Just look at all the success stories of Gas, Electricity and British Rail. We are paying less for a better server aren’t we?

    How about privatising the BBC next?

  • rate this

    Comment number 4.

    Isn't it more important to do something about the energy supply cartel (and the bank cartel) that this diversionary privatisation? After all there is already a free market in parcel delivery (with even Argos becoming an ebay pick-up-point).

    Email is almost ubiquitous and saves trees - so get everyone on the internet NOW!

    Postal services are a nice facility, but becoming less and less essential.

  • rate this

    Comment number 3.

    I have a question :

    How can the government sell us something we already own?

    Every reason given for selling the Royal Mail sounds like a con. Every time someone in government is pushed for a real answer, all we get are weasel words and parliamentary BS. And now it's sold, we just get more of the same with added "it's a private industry" now.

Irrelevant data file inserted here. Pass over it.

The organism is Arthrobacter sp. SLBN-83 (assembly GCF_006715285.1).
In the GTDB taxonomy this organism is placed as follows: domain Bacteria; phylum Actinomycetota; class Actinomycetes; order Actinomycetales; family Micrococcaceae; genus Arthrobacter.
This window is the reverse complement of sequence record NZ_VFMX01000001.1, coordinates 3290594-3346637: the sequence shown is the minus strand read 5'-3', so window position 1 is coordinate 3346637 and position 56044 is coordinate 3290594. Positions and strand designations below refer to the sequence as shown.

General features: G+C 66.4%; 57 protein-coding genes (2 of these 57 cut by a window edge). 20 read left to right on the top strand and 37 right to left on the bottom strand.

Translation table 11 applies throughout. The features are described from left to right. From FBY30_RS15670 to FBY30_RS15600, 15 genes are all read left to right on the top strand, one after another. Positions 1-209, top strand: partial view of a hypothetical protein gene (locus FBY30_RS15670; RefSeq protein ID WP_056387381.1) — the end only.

• rate this

    Comment number 2.

    so the Government, are now planning to stitch up rural customers Government, by lieing that the USO is protected by law, equally the knee jerk reaction to the strike ballot may be the downfall of this government

  • rate this

    Comment number 1.

    2nd Class Stamp from £1
    1st Class Stamp from £2
    Parcel from £4

    Why - because far higher prices reflect the actual cost of the service and enable a reasonable salary to be paid to the staff (and dividends to shareholders)

    But most communications will switch to electronic only - what is actually best. Pricing out of junk mail will be welcomes by everyone!


Page 19 of 19



Copyright © 2015 BBC. The BBC is not responsible for the content of external sites. Read more.

This page is best viewed in an up-to-date web browser with style sheets (CSS) enabled. While you will be able to view the content of this page in your current browser, you will not be able to get the full visual experience. Please consider upgrading your browser software or enabling style sheets (CSS) if you are able to do so.